Posts Tagged ‘psychotic’

John Dies @ the End

August 1, 2012

Author:  David Wong

Title: John Dies @ the End

Genre: Horror

Publisher/Publication Date:  Thomas Dunne Books, New York. 2009

Number of Pages:  377

Geographical Setting:  “Undisclosed Location” in Midwest, United States of America

Time Period:  Modern Day

Series:  First two books of Web-Published novel

Plot Summary:  “Watch out for Molly.  See if she does anything unusual.  There’s something I don’t trust about the way she exploded and then came back from the dead like that.”  Such is the humor of David Wong and his buddy John, who dies at the end.  Dave is a guy in his mid-twenties, working a dreadful job at a video store, when John “accidentally” injects him with the black soy “sauce,” and everything around them goes to hell.  You see, Dave and John know the world’s going to end, and it is up to them to defeat the evil Korrock, a grotesque being from another dimension.  Along the way they recruit nerdy babes and hard-boiled cops, encounter genuinely scary (and original) foes like centipede-men who wear bad wigs, a man who is literally made of cockroaches, giant slugs and jellyfish, and the deadly bratwurst creature that can’t wait to “meat” you.  This is a tale for nerdy guys and the girls who love them, horror movie fanatics, and those who love creepy crawlies, because there are a lot of them.  Told in a style that is both funny and extremely graphic, you’ll be taken aback at how the characters develop over time, and you will care for them all the way to the explosive conclusion.

Subject Headings:  Psychic Powers–Time-Travel–Aliens–Cockroaches–Shadow Men–Bugs (Slugs, Worms)–Meat–Teenagers–Mental Disabilities–Amputation–Las Vegas–Reptiles–Jellyfish–Video-stores–Drug Addiction–Art (Paintings)–Hell–Guns–Explosions–Video Games–Dark Comedy–Romance–Bro-mance

Appeal: Bizarre,Shocking, Graphic, Genuine, Comical, Quirky, Action-Packed, Bloody, Emotional, Character-Driven, Over-the-top Violence, Dark Humor, Manly, Geeky, Blunt, Silly, Intense, Weird

3 Appeal terms that best describe this book:  Comical, Original, Bizarre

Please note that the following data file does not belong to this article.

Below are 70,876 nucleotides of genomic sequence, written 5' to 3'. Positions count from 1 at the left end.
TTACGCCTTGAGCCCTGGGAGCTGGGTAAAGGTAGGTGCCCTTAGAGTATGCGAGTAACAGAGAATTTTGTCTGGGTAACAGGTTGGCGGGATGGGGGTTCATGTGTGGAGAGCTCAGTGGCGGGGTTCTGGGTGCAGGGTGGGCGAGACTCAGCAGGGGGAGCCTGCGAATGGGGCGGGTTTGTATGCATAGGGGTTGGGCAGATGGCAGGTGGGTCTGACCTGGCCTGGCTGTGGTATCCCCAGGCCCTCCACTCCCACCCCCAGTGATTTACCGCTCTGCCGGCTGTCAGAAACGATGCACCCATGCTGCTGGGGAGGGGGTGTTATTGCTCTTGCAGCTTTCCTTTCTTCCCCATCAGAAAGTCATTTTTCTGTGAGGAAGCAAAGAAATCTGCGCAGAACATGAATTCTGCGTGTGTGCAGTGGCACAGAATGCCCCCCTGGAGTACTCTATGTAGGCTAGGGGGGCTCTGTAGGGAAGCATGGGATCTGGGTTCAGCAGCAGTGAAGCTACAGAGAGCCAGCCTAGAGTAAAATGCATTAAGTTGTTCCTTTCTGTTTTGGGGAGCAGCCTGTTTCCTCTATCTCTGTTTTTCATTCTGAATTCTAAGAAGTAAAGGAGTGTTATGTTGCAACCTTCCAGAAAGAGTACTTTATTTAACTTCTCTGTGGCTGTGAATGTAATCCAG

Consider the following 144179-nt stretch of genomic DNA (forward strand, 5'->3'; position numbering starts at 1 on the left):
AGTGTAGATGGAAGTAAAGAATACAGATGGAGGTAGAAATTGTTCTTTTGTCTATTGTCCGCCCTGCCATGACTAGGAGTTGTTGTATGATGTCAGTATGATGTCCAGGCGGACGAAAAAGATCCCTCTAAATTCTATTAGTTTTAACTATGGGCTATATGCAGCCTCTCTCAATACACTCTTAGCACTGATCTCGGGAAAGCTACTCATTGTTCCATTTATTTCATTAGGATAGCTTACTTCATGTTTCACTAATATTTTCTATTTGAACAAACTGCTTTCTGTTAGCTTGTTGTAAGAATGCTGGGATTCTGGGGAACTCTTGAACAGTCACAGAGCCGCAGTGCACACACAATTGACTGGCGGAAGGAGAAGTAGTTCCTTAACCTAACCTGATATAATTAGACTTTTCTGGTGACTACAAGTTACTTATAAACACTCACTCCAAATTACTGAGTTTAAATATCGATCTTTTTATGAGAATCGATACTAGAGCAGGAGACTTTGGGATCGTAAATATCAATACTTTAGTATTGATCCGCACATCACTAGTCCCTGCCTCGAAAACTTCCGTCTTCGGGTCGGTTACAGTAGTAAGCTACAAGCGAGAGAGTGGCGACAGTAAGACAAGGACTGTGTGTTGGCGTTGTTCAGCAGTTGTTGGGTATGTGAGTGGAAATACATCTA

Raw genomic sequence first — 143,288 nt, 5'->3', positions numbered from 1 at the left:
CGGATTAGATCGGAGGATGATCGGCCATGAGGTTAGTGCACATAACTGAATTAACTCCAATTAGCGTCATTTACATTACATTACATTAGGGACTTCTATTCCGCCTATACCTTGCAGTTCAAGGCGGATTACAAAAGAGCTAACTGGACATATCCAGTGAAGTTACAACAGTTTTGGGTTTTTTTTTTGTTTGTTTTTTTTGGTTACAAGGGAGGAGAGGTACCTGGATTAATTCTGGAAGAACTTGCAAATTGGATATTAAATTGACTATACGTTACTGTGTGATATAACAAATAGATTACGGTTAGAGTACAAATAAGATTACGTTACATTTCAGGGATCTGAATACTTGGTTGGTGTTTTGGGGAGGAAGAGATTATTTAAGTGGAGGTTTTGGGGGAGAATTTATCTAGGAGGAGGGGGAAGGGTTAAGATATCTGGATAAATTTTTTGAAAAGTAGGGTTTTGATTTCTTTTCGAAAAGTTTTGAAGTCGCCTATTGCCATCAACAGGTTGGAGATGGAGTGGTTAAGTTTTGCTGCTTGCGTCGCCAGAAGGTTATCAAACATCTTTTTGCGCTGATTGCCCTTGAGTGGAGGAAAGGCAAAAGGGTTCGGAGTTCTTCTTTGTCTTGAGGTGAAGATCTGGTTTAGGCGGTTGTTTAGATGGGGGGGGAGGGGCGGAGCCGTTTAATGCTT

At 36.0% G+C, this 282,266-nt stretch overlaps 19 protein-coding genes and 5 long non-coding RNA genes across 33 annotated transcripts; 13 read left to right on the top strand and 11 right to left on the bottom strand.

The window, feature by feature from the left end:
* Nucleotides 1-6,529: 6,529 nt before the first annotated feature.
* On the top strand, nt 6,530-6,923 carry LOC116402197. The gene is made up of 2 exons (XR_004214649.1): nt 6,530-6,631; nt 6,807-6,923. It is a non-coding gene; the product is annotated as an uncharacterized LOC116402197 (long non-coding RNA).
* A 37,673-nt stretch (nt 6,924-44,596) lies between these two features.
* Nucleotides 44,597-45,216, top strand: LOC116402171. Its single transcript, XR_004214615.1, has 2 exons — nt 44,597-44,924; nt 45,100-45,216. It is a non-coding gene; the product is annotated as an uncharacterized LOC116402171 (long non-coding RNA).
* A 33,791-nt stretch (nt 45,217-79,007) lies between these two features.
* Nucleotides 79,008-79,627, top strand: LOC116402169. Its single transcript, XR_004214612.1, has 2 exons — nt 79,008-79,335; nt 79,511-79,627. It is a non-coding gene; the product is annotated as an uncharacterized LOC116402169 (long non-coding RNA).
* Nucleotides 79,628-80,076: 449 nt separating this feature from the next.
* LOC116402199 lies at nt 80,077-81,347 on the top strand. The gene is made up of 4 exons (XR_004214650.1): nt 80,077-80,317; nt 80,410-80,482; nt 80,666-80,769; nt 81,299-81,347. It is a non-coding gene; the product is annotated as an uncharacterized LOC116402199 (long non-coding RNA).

3 Similar Non-Fiction works and authors:

A History of Ghosts:  The True Story of Seances, Mediums, Ghosts and Ghostbusters.  Peter H. Akyroyd.

This is a novel about a man (a skeptic) who grew up in a household where Seances were a normal thing, and talking with ghosts was treated like a normal part of everyday life.  That man is Peter Akyroyd, grandfather of the actor Dan Akyroyd, who supposedly based much of his screenplay Ghostbusters on his grandfather’s life.  Did you know “ectoplasm” is something that actually exists?  This funny, insightful novel will appeal to Wong’s fans for its humor, quirkiness, and downright fun family history full of spirits!  Ghosthunters, look no further.

You Might be a Zombie and Other Bad News: Shocking but Utterly True Facts.  By Cracked.com

David Wong is the pseudonym of Jason Pargin, editor-in-chief of Cracked.com (the online humor magazine).  This hilarious novel combines articles from the various authors of the website into nugget-sized “facts,” with a semi-serious journalist tone.  Readers will love these tales that never take themselves too seriously, yet contain actual, researched information that skews societal norms, but, in turn, also defends them.  David Wong would be proud!

Fangoria’s 101 Best Horror Films You’ve Never Seen:  A Celebration of the World’s Most Unheralded Fright Flicks.  Adam Lukeman, Fangoria Magazine.

Simply put, those who truly love horror subscribe to Fangoria magazine.  In fact, most probably came to know about John Dies @ the End because of it.  This handy reference guide contains a plethora of reviews on horror films, comics, video games, music, and books!  This guide contains a fair amount of “Terror-Trivia” that will appeal to fans of Wong’s work, providing geeky insider knowledge into the myriad details that are the horror world.  Both common and obscure horror titles are included.  Not to be missed!

3 Similar Fiction works and authors:

The Best of H.P. Lovecraft:  Bloodcurdling Tales of Horror and the Macabre.  H.P. Lovecraft, August Derleth (editor)

This collection of short stories contains perhaps the “best” stories Lovecraft has to offer (The Shadow Over Innsmouth, The Dunwich Horror, The Shadow Out of Time).  The ancient monster Cthulu is obviously a creature of great influence in David Wong’s work.  These disturbing stories contain dark creatures from other dimensions, insane human beings, devilish animals, and wicked prophecies and blood-thirsty insects.  Deeply moody and always frightening, a bit of dark humor is thrown in from time to time.  Truly for adults only, make sure not to read these before you go to bed.